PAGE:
Bennett acclaimed as Liberal leader
Lawyer Jim Bennett has been acclaimed as the next leader of the Newfoundland and Labrador Liberal party, bringing an end to a leadership campaign that never really was.
By the time nominations closed early Monday evening, Bennett was the only candidate to have filed papers with the party office.
The week leading up to the deadline was notable most for candidates who decided they did not want to take on the party's reins – and face Premier Danny Williams in an election expected in fall 2007.
Bennett, who is based in the west coast community of Daniel's Harbour, takes over as leader immediately.
He said he has already starting preparations for the next provincial election expected in 2007.
"It's not a matter of beating this government. It's a matter of providing a clear alternative," said Bennett.
"People would have to wonder where was Stephen Harper was a year and a half ago compared to today. Nobody would have thought he would have been swearing in a cabinet today," he said."
I think we might find ourselves in exactly the same situation 600 days from now if we do our homework and don't waste a single day."
Yvonne Jones, the MHA for Cartright-L'Anse au Clair, bowed out a challenge for the leadership earlier Monday.
"I think it is in the best interest of the party to focus their energies collectively on paying down the debt that exists there right now, and getting the party ready for the next election," Jones said.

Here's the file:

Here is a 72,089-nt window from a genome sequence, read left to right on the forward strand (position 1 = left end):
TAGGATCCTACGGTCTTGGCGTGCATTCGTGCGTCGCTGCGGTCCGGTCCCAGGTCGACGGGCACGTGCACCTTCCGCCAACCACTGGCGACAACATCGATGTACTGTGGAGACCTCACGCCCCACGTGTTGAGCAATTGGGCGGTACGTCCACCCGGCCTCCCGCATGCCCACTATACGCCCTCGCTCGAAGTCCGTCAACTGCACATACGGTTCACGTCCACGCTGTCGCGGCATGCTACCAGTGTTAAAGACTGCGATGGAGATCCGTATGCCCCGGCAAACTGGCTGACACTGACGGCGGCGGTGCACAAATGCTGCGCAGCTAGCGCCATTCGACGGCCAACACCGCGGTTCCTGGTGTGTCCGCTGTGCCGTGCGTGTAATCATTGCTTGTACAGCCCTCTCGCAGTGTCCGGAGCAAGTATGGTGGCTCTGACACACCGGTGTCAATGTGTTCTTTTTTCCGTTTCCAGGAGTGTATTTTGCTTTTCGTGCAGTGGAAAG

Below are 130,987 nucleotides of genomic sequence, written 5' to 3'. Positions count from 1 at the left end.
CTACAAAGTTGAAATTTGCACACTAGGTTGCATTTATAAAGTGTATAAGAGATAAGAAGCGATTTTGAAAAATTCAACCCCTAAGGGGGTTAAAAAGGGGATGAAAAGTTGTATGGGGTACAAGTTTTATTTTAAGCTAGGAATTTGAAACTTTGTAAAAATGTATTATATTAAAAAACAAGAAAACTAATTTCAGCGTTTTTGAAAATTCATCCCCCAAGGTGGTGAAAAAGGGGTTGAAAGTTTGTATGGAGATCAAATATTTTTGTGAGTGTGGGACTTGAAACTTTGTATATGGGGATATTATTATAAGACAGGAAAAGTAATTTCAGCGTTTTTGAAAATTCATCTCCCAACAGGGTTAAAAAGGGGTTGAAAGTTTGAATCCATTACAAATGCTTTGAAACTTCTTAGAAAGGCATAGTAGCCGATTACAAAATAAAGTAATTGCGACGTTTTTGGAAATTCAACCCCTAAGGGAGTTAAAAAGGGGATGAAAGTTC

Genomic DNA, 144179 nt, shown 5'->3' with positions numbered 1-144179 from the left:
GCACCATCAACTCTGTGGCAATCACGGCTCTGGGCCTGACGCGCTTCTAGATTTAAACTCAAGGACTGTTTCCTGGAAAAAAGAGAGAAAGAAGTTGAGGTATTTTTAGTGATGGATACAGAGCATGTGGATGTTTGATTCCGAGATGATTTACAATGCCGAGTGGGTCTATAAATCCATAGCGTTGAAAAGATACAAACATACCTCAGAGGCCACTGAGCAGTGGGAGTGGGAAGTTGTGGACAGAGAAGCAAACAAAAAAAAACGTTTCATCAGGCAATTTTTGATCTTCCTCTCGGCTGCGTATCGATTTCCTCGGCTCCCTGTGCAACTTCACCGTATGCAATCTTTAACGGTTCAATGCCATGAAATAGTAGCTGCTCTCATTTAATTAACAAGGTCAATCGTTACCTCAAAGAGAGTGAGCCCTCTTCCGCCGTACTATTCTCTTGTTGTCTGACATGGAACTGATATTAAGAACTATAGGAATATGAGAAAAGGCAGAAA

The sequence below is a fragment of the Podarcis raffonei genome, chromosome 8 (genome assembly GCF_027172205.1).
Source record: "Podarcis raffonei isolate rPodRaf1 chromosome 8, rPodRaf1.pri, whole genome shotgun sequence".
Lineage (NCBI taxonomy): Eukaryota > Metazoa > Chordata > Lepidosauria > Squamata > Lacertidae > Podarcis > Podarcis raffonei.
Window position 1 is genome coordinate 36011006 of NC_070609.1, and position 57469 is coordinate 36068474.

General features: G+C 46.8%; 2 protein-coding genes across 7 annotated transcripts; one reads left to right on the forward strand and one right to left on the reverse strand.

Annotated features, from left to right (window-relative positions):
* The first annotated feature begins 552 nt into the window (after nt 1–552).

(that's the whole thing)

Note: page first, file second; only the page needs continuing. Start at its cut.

Jones followed in the steps of interim party leader Gerry Reid, fellow MHAs Anna Thistle and Kelvin Parsons and defeated federal candidates Siobhan Coady and Paul Antle, who all removed their names from potential leadership bids.
The party's debt will require Bennett's attention. The Liberals owe about $600,000, largely because of expenses from the 2003 provincial election.
Tom Lush, the president of the Newfoundland and Labrador Liberal party, said there is now no longer a need for a convention that had been scheduled for June – which in itself will alleviate some financial pressures.
"There are only so many givers out there," Lush said.
Bennett is keen to work on fundraising, and intends to tap into some mainland connections.
His wife, Sandra Pupatello, is the minister of community and social services in Dalton McGuinty's Ontario government.
Bennett says that will open some doors, and some wallets.
"The fact that she is a high-profile person and the fact that I've lived in Ontario for a number of years before moving home and met a large number of people [help]," he said.
"The opportunity to raise money probably would be better for me than for somebody who doesn't have similar Ontario contacts."
Instead of a leadership convention, the Liberals will now hold a policy conference for the fall.
After that, Bennett and the Liberal caucus will have about a year to build a war chest for the next election.